For more than 40 years, merchants have sought the right to impose surcharges on customers who use credit cards when making purchases. They prefer customers to pay with cash because when a customer pays with a credit card, the merchant must pay a transaction fee to the credit-card issuer. To encourage cash transactions, many merchants would like to express their pricing in a way that conveys to customers that credit purchases lead to higher prices, but a number of States closely regulate how merchants may express that viewpoint.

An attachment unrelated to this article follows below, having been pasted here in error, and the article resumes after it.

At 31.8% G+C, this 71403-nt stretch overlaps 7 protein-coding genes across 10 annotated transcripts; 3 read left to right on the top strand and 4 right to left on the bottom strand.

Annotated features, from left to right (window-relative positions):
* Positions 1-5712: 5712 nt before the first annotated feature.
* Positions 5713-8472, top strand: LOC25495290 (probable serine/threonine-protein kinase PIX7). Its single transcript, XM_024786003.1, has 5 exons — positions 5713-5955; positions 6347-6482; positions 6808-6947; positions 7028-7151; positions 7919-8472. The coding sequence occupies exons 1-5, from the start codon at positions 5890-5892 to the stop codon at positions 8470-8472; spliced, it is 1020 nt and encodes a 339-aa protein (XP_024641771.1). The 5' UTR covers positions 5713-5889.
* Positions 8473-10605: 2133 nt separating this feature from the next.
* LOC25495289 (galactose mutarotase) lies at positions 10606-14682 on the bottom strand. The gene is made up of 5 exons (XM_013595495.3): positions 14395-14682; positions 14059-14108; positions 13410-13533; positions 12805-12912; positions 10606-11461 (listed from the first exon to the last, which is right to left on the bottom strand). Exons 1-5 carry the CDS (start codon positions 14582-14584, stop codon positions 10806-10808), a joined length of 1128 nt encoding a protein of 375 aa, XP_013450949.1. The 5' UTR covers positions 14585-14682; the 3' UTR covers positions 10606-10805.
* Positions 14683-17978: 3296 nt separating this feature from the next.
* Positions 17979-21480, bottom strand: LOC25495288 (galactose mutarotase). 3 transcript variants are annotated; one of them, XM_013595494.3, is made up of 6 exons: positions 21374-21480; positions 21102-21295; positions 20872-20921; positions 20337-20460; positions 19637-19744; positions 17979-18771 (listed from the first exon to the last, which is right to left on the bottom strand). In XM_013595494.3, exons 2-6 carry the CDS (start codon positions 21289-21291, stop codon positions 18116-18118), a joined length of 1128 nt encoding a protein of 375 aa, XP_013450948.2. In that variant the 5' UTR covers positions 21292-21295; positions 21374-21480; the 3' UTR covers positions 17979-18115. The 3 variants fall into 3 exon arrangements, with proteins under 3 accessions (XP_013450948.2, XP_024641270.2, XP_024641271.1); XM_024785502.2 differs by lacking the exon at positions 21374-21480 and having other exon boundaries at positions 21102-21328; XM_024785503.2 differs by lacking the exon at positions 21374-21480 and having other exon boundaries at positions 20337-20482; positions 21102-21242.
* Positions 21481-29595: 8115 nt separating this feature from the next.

A First Amendment challenge to such regulations reached the U.S. Supreme Court two terms ago. The Court granted merchants a preliminary victory in Expressions Hair Design v. Schneiderman, ruling that a New York pricing statute did, in fact, regulate speech and overturning a U.S. Court of Appeals for the Second Circuit decision that reached the opposite conclusion. Continue reading “Expressions Hair Design Speech Case Back on Track after Detour to NY State Court”